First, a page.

Eco-friendly Caulks and Adhesives

Unbeknown to many first-time DIYers, your home improvement project won’t get very far without two of the most reliable materials: adhesives and caulks. Many don’t know or take the time to consider the composition of these materials.

Realistically many adhesive and caulks contain VOCs and toxins, which will remain in your home forever, or at least until they are removed and replaced.

Here are a few components, found within materials, you should avoid:

  • Talc (contains asbestos)
  • Biocides (affects respiratory tract)
  • Phthalates (hormone disruptors)
  • BPA (hormone disruptor)
  • Isocyanates (carcinogen)
  • Styrene (nervous system and kidney damage)

If you’re looking for safer, more eco-friendly, and zero-VOC realising adhesives and caulks, these are for you:

  • AFM 3 in 1 Adhesive
  • AFM Caulk
  • BioSeal Silicone Sealant Caulk
  • DAP All-Purpose Adhesive Sealant

Eco-friendly Decking

Many decking materials are often treated with toxic substances like arsenic and copper compounds used as insecticides and preservatives in pressure-treated wood. For an eco-friendly decking improvement, try looking for untreated and naturally rot-resistant wood, sustainably preserved or has the Forest Stewardship Council certification.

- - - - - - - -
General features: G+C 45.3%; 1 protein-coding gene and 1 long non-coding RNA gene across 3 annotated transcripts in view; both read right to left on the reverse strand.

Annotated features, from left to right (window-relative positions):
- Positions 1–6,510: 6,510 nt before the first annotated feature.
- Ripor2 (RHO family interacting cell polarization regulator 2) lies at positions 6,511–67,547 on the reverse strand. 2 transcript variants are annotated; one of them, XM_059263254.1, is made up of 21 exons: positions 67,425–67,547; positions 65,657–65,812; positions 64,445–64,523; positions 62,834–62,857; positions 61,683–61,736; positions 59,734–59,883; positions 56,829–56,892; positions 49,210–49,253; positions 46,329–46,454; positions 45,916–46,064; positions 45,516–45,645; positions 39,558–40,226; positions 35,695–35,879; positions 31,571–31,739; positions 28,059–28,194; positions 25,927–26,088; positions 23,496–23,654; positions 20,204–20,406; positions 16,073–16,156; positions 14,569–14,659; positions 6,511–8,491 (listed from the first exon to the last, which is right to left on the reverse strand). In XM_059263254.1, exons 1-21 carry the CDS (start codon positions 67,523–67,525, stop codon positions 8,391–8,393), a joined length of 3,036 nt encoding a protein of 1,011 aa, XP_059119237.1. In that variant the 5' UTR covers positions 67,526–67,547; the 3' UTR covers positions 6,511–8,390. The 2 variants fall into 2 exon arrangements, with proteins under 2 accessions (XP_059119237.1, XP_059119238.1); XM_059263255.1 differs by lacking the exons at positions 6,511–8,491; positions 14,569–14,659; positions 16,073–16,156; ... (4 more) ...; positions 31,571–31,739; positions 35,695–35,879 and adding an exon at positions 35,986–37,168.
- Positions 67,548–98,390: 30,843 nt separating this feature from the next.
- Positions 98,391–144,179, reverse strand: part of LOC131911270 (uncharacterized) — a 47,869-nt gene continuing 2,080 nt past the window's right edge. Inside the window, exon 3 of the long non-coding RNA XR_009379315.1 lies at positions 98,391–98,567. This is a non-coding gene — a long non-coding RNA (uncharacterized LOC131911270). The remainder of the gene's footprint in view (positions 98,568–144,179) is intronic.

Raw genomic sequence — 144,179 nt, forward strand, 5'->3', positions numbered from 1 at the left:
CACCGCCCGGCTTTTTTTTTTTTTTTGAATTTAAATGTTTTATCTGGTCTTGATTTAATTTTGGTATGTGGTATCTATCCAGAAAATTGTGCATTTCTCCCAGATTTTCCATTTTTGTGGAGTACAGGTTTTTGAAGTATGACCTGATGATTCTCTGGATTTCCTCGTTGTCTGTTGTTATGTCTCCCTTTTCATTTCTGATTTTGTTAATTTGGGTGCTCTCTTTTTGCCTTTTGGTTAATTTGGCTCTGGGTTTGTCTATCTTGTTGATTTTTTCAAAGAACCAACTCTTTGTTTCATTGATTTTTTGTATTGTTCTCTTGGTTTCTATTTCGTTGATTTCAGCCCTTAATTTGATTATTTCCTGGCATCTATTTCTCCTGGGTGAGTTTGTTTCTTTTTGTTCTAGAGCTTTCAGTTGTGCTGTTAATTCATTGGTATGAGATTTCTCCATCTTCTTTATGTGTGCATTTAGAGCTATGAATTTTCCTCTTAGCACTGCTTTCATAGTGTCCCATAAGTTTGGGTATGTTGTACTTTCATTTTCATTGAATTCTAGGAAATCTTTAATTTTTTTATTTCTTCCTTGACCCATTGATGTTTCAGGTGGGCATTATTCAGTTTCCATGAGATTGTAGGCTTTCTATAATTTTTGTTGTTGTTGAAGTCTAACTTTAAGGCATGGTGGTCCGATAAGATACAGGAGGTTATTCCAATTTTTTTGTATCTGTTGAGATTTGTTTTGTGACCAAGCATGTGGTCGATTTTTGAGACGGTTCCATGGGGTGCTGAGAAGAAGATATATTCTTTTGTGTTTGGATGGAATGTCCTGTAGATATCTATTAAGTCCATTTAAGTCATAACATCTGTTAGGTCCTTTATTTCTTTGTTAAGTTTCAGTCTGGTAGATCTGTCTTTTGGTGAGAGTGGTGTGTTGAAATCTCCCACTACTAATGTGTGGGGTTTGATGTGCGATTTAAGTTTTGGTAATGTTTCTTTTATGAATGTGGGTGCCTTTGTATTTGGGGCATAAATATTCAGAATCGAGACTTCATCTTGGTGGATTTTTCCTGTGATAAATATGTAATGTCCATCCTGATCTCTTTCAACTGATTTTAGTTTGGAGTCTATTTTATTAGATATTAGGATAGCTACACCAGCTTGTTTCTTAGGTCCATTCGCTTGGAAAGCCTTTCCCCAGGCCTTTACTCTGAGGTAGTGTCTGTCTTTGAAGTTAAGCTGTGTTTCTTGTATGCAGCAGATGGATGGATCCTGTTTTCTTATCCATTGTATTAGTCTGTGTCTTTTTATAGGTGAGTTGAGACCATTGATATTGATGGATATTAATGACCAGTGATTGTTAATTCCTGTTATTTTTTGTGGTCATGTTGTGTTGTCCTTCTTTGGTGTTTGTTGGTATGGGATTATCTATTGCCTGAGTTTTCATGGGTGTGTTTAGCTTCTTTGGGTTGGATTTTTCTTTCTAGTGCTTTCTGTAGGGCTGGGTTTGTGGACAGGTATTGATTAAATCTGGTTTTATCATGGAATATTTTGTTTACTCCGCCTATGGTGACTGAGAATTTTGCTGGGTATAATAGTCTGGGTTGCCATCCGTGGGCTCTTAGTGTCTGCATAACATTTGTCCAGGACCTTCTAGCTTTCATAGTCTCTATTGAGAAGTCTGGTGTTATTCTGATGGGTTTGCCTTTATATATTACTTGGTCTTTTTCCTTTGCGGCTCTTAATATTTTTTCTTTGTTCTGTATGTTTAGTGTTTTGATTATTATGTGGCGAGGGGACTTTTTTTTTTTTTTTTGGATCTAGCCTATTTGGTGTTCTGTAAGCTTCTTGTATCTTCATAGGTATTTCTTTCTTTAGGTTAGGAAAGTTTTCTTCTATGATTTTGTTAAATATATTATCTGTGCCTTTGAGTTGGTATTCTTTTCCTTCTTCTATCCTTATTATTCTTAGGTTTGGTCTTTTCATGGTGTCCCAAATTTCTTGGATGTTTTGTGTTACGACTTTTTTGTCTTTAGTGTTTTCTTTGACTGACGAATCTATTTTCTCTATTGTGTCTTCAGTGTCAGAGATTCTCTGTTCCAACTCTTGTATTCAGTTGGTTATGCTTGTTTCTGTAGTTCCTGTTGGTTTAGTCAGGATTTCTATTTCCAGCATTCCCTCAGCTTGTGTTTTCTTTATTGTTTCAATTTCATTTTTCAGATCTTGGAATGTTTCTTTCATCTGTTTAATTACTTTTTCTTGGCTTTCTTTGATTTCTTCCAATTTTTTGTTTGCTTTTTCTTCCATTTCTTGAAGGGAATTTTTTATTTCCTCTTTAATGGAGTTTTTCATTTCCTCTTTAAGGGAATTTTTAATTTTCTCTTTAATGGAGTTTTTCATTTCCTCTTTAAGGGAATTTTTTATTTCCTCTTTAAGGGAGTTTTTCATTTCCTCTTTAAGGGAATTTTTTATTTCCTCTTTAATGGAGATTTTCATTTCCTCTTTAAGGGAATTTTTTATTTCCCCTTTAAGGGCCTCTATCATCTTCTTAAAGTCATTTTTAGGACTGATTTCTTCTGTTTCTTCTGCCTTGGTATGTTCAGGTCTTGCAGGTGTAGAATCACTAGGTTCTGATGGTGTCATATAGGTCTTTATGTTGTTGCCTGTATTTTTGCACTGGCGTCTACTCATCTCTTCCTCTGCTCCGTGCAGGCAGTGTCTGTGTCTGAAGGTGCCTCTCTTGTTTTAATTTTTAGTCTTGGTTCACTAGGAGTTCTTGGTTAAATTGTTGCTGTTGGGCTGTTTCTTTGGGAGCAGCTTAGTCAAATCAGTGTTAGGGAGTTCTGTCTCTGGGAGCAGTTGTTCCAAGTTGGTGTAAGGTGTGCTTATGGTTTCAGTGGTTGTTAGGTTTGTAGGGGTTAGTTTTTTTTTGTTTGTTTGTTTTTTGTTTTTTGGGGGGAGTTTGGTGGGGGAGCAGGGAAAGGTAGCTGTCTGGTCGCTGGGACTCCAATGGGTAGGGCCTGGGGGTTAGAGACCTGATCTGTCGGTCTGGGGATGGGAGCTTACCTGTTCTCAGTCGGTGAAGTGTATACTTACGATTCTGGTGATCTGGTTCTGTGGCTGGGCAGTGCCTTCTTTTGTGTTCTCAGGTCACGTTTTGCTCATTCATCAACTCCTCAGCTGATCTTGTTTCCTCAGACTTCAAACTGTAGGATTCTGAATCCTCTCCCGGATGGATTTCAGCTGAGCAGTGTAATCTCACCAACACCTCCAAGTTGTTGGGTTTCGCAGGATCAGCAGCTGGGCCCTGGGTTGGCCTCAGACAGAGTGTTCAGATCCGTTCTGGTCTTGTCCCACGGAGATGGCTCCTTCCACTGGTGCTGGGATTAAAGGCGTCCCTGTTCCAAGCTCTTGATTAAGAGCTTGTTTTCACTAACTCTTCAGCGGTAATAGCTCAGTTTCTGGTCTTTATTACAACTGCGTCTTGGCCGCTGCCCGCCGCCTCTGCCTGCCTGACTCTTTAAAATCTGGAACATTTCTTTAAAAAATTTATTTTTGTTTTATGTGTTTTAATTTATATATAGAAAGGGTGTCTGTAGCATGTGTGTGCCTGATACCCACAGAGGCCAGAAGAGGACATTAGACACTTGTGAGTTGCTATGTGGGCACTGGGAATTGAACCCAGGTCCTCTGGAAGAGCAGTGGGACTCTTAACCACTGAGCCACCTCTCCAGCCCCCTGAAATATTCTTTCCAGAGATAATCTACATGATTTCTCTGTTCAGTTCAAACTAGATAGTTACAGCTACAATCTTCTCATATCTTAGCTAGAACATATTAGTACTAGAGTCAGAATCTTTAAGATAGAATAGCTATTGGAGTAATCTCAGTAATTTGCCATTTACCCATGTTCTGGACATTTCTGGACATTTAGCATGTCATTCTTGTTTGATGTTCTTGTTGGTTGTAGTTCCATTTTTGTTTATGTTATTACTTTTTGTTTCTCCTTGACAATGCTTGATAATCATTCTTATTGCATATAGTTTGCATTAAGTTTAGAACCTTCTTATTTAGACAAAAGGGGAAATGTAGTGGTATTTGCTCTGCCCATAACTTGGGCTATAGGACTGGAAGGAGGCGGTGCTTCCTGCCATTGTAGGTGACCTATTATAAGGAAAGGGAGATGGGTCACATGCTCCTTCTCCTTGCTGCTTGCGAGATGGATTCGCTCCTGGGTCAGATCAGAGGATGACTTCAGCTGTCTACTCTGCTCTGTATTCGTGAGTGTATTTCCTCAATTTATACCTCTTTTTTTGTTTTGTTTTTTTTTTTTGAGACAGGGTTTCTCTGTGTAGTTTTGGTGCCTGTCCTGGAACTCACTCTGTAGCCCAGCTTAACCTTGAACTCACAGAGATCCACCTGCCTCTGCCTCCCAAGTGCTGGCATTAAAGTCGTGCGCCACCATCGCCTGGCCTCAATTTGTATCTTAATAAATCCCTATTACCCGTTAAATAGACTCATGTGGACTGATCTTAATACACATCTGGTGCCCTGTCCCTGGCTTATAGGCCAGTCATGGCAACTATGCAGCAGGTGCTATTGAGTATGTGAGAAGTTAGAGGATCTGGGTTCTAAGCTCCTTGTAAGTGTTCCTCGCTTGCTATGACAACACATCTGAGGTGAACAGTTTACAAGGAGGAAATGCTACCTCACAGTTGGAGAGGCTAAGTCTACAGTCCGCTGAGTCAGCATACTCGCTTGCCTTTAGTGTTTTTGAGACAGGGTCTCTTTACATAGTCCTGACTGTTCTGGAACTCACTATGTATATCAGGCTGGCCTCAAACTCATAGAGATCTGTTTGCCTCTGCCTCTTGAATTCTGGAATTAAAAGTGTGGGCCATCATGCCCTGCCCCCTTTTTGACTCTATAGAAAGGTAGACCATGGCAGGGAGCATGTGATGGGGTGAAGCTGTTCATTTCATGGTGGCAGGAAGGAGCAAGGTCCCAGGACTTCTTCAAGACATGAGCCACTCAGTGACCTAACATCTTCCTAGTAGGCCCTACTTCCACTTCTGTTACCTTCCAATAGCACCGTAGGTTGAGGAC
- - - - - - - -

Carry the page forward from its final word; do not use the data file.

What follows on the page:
You should also consider decking made from recycled plastic decking materials made of HDPE (high-density polyethylene) or LDPE (low-density polyethylene), reclaimed untreated wood, or aluminium. Contrary to more inexperienced beliefs, recycled plastic makes a great building material. These materials are not only durable and robust materials but also eco-friendly choices.

Being aware of eco-friendly and green building materials can take your home improvement project from a dull, typical home renovation to an environmentally friendly and health-benefiting task. With the right materials, you can affordably create a healthier, chemical-free living space that supports your and your family’s health.


* This article was originally published here